The voice of the blood was calling, but they just sat there deflowering their lungs. They had water, cigarettes, wet wipes, scarves, tomatoes and Eggs. You have to throw a few Eggs at politician’s cars to make a dramatic social statement. The author also has to object to the barbaric ritual of destroying good decent Eggs who only wish to lead honorable lives. They didn’t have Molotov cocktails, they were Molotov cocktails.

A crowd of cops were only a few meters away, dressed like gladiators, and it looked like they couldn’t wait to pig out after a suicidal rush. But right now were practicing choreography. Maybe one of them will fall tonight, a rubber bullet bouncing off his chest.

They were good people, the kind who would escort an elderly person to a colonoscopy exam.  But all their lives they’ve tripped on deaf assurances. Just follow the sounds of the explosions and you get a free tour of the country, a red carpet laid for you, made of blood, guts, gore, and genitalia. We Lebanese are a welcoming people. The cops facing them did not look like welcoming people, they didn’t look like people, with metal grills on their faces. They looked like they’d been knocked out of a devilish wind. Were they finger puppets or thimbles?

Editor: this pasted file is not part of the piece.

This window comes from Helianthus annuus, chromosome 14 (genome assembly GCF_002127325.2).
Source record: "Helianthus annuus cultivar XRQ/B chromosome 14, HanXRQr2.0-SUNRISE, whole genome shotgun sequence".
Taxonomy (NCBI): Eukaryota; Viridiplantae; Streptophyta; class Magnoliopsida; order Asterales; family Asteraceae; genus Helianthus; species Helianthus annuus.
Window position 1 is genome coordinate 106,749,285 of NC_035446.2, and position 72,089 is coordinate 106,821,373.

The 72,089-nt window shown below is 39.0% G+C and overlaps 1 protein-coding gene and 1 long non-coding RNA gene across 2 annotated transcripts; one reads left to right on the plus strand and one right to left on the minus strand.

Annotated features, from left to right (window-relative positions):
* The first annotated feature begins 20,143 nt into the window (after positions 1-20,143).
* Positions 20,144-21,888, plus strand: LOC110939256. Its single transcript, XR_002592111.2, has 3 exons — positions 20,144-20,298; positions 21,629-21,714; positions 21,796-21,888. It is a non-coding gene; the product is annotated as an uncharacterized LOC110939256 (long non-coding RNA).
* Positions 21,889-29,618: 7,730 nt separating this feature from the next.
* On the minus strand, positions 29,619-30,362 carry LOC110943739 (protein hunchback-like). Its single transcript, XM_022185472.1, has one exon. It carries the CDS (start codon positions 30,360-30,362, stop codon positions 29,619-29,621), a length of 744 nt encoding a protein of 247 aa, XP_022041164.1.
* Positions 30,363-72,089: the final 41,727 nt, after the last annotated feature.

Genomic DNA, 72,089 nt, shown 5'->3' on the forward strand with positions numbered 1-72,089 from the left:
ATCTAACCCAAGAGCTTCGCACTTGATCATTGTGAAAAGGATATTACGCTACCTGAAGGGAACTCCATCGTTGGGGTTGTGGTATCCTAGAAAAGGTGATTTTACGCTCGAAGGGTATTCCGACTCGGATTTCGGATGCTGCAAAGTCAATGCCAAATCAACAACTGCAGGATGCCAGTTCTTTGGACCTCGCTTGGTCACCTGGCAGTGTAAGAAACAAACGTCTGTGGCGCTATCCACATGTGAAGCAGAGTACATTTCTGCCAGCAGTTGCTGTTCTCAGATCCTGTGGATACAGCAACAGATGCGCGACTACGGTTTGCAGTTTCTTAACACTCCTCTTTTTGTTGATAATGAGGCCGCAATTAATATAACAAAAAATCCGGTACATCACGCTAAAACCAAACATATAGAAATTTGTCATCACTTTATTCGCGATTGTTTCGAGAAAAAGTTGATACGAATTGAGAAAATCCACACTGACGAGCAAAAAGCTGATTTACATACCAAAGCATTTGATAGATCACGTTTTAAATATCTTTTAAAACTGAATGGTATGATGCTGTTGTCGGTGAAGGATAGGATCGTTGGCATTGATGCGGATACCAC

The politicians in turn called them ‘a hurricane in a coffee cup’, which made them brew even hotter and stronger, which meant they chanted freeze dried, mildewed slogans that were filtered through an old sock. They thought they could do whatever they had to do, but they could not swallow the dregs, and drifted away like teargas, leaving a few broken sunglasses behind.